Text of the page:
People should act responsibly and treat nature with the same care and respect that they would give to their own homes

Vishal Monakar
Red-billed Leiothrix
Red-billed Leiothrix | Image clicked by Vishal Monakar

As a wildlife photographer, Vishal has honed his skills and captured breathtaking images of various bird species. His photographs showcase the beauty and unique characteristics of these birds. With his keen eye and technical expertise, he has created a body of work that is both awe-inspiring and educational. His photographs serve as a reminder of the importance of preserving our planet’s biodiversity.

For Vishal, immersing himself in nature and embarking on frequent journeys fuel his spirit. He finds solace and inspiration in the natural world. Capturing breathtaking wildlife images allows him to stay connected with his true self and express his passion for conservation.

To stay up to date with his work, you can follow his profile on Instagram monakar.vishal. There, he regularly uploads incredible wildlife content for his audience to enjoy.

Rohan Rane, Delhi

Rohan Rane - Birder
Rohan Rane

Among India’s top 35 teenage photographers, is Rohan Rane, a talented photographer currently studying in class 11. With a deep passion for capturing the mesmerizing beauty of wildlife, Rohan has been honing his photography skills, dedicating several remarkable years to this art form. Since his childhood, Rohan has been an avid viewer of YouTube channels featuring a wide array of wildlife species. During his time in Kashmir, he even engaged in the noble act of rescuing birds, further deepening his connection with these feathered creatures.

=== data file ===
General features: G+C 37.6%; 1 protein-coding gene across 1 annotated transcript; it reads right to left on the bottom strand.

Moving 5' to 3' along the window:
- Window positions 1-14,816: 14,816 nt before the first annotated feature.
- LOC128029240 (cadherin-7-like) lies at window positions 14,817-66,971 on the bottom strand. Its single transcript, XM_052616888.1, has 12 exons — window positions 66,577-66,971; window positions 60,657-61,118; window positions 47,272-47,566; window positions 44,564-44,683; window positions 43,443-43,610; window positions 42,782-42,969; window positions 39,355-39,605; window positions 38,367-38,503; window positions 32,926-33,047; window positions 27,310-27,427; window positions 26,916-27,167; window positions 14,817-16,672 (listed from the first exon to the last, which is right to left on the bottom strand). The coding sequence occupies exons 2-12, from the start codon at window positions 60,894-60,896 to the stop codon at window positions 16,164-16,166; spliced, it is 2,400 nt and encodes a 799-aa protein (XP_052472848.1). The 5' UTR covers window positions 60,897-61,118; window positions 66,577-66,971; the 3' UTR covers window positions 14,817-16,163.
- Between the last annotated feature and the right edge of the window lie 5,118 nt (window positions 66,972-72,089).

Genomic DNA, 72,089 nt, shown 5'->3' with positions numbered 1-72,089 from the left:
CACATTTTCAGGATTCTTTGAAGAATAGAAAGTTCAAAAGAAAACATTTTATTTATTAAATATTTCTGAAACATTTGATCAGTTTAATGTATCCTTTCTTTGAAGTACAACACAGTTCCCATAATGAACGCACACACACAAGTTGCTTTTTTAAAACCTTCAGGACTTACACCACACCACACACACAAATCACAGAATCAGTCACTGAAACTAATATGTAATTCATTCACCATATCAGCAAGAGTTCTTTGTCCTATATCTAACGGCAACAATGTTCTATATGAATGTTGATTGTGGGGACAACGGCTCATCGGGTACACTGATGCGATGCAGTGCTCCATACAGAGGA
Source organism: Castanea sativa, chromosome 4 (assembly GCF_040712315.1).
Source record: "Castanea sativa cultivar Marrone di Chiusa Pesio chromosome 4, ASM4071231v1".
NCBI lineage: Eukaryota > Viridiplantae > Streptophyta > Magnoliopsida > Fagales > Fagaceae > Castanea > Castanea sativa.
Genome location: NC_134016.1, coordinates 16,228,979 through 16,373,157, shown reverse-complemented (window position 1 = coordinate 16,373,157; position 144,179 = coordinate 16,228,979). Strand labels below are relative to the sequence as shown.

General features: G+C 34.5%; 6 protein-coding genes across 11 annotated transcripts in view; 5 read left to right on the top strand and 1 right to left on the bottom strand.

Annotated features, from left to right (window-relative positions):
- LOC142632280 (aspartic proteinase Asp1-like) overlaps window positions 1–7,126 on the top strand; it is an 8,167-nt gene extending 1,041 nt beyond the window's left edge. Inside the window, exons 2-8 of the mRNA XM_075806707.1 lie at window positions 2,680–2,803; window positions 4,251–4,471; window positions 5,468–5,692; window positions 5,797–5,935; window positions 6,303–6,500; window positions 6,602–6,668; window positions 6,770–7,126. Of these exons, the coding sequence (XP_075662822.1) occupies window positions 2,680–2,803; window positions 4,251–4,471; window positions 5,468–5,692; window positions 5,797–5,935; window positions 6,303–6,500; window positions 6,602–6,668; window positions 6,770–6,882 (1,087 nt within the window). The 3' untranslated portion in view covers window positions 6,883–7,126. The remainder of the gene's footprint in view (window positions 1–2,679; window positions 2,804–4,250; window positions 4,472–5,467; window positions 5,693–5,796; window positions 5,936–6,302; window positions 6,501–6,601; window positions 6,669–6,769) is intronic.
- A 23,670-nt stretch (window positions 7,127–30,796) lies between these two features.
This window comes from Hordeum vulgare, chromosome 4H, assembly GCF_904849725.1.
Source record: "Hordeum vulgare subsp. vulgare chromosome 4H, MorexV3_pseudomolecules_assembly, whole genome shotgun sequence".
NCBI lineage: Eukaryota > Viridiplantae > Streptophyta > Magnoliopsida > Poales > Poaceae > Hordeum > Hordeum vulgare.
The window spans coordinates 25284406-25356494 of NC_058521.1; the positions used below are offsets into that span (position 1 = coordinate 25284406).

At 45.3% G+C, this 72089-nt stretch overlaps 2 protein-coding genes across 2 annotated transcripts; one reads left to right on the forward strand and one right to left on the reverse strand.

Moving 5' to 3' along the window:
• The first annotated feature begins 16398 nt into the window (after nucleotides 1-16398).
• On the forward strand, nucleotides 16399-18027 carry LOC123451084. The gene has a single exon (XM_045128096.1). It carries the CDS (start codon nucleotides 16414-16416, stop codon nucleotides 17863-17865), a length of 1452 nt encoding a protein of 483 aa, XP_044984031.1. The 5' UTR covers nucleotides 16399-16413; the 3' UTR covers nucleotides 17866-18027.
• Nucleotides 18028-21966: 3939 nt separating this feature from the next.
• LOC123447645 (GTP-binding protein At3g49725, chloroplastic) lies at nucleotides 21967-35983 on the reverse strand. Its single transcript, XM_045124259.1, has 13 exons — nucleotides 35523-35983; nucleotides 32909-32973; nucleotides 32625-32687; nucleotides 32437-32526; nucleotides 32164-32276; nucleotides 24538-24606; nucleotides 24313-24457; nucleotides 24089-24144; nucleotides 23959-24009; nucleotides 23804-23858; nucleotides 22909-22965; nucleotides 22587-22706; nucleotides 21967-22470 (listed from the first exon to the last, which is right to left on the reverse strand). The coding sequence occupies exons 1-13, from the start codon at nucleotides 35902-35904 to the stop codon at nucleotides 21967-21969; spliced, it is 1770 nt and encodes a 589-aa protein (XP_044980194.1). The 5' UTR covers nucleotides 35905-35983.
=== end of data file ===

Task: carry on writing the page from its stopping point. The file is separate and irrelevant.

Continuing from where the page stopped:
Rohan’s journey into birdwatching in India

Red-breasted flycatcher
Red-breasted flycatcher | Image clicked by Rohan Rane

Whenever he stepped outside, his camera would instinctively track the graceful movements of birds, gradually unveiling the remarkable diversity within their species. He eagerly consumed videos on wildlife photography, meticulously researching the necessary equipment to capture these captivating subjects with precision and artistry.

Rohan vividly remembers his astonishment upon encountering 2-3 unfamiliar bird species in the bustling city of Delhi. He was taken aback, questioning how such rare birds could be found in this urban landscape. Overwhelmed by the sighting, he promptly shared his discovery on ebird, a platform for bird enthusiasts, which subsequently led to an interview where he provided insights about the specific bird he had encountered—the Tickell’s Blue Flycatcher. 

Rohan’s take on the present state of birds in India

Red avadavat - Indian strawberry finch
Red avadavat – Indian strawberry finch | Image clicked by Rohan Rane

India stands as one of the most beautiful countries, harbouring over 1,000 species of birds. Its diverse landscapes encompass every single biome, ranging from the magnificent Western and Eastern Ghats to the majestic Himalayas and even the sprawling deserts. Truly, it is a breathtaking nation, serving as an absolute haven for birdwatching enthusiasts.

Rohan Rane

Forced breeding and efforts are taken for the endemic birds of India